Fees

VAT Schemes

Why choose Freedom in Numbers to help you with choosing which VAT schemes are right for your business?

Ok, so you know you either want to register for VAT, or you’re obligated to do so, but the next question is ‘which VAT scheme do I choose’?

This is another complex area of VAT and no two answers are the same. It isn’t as simple as choosing the standard way of reporting as it might not be the right option for your business.

Many businesses incorrectly choose to go down the route of least resistance, but this could have a damaging effect on business cash flow.

The good news is that we’re here to help. We will advise you regarding the best scheme for you, leaving you to get back to business.

Understanding VAT, what each scheme means and how it affects your business can be a headache, and costly if mistakes are made.

As a business owner, you’re legally responsible for all aspects of the business, including making sure you adhere to VAT rules, deadlines and paying taxes on time.

When you register for VAT, there are various schemes you can choose from. These schemes impact a few things, including when you calculate your VAT and also how you calculate the VAT you need to pay to the HMRC. 

It’s important that you choose the right scheme(s) for your business. When submitting your VAT application online to HMRC, you are given several options of VAT schemes to register for. It’s important to understand what these mean and when they may be beneficial to you. 

To understand the schemes, and whether you should use any of them, it is first important to understand Standard VAT. This is the usual default option, and we’ll explain how it works. 

Don’t panic, we’re here to help!

What are VAT schemes?

Once you’ve registered for VAT, you’ll need to tell the HMRC how you plan on accounting for the VAT you charge and incur on expenses in the day to day running of your business.

VAT schemes are different ways of recording and reporting VAT in your business, and choosing the right way for your business is important.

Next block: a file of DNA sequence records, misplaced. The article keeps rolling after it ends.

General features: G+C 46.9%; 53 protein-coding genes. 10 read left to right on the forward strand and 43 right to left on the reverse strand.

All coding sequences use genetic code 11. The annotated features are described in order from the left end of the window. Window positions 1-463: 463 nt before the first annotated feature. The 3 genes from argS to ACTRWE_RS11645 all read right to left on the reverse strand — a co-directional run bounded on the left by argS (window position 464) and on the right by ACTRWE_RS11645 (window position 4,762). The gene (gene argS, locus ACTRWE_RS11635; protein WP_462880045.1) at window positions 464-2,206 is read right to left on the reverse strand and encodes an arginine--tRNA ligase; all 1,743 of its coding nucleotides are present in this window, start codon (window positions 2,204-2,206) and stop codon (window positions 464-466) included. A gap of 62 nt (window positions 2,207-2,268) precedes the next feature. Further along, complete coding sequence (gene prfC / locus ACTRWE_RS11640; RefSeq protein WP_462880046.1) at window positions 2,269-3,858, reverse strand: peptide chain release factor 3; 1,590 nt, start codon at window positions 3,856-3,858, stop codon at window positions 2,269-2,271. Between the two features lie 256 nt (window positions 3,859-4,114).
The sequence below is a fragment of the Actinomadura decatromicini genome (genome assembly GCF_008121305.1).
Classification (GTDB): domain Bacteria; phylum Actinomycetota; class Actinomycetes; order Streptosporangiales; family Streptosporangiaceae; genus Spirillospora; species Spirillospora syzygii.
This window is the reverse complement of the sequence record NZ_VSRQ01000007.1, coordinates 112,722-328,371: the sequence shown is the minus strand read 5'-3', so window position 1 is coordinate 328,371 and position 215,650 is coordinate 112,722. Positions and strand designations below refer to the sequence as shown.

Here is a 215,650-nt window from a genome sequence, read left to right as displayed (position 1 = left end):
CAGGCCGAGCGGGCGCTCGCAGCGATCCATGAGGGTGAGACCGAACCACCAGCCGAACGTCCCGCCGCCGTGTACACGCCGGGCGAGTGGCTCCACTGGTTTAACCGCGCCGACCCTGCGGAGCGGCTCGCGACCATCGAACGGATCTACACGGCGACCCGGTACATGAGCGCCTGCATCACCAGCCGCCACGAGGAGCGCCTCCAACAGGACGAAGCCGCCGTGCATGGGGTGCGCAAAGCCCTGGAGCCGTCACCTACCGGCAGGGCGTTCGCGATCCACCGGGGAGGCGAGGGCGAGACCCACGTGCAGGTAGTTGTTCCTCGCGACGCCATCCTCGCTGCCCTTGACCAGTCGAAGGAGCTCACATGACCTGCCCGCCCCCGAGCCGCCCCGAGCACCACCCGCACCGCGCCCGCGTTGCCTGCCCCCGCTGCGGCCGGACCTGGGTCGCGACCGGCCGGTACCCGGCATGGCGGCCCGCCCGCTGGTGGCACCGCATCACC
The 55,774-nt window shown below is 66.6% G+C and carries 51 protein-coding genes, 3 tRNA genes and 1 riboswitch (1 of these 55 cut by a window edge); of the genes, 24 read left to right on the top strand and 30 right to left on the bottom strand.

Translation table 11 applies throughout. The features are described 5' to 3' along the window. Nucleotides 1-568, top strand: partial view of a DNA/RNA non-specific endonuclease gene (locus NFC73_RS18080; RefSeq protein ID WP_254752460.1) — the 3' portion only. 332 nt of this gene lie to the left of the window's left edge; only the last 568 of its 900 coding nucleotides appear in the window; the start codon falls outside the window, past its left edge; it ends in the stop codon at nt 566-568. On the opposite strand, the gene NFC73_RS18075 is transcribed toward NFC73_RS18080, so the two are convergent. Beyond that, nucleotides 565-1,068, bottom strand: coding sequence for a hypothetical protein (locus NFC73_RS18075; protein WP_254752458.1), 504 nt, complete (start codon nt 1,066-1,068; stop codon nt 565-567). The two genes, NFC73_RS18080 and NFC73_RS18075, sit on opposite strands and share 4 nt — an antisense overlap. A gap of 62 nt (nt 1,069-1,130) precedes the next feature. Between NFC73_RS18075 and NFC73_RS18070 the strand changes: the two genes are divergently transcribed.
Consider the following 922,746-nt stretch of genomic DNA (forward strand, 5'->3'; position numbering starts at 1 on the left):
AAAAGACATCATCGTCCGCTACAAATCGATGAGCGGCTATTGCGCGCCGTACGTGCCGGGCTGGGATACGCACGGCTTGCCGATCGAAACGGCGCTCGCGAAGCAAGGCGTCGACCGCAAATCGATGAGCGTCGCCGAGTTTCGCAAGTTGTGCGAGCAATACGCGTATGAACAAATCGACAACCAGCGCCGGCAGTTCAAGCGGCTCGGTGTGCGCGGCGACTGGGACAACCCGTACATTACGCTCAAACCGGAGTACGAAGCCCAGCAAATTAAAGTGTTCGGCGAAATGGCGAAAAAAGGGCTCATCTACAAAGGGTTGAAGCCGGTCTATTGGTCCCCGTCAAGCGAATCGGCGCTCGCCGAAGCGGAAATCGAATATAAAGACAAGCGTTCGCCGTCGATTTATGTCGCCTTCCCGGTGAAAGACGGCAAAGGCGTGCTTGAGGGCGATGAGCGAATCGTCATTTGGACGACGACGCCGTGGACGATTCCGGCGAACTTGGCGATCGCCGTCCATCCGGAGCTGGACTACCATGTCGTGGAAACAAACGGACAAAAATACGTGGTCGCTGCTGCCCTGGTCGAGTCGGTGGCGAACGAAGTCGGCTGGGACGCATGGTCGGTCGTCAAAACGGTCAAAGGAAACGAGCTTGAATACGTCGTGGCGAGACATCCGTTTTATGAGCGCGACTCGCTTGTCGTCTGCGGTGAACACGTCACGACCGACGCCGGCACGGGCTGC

The different VAT schemes available are:

Flat rate scheme | Standard VAT scheme | Domestic reverse charge scheme (for Construction) | Annual accounting scheme | Retail and Margin scheme | Limited cost trader scheme

What is the Flat Rate Scheme?

The flat rate VAT accounting scheme is a scheme that can be used to simplify your VAT return reporting.

Under this VAT accounting scheme, you simply calculate the VAT due to HM Revenue & Customs (HMRC) as a percentage of your turnover depending on which industry you operate in.

Each industry has a VAT percentage that takes into account the typical transactions of the industry, and the usual proportion of expenses that cannot have VAT reclaimed on them. The percentages have been set at such a level that your business would be paying the same amount had you carried out the full VAT calculation.

If your VAT purchases are significantly higher than expected for your industry, it might not be the scheme for you, as you would not be able to reclaim the VAT on those expenses, unless they were capital items costing more than £2,000 including VAT.

There is a 1% discount on the flat rate VAT if you use the scheme during your first year of VAT registration.

You are only eligible for this VAT accounting scheme if your estimated taxable turnover in the next year will be no more than £150,000. Once you are using the scheme, you can continue to do so until your total business income exceeds £230,000.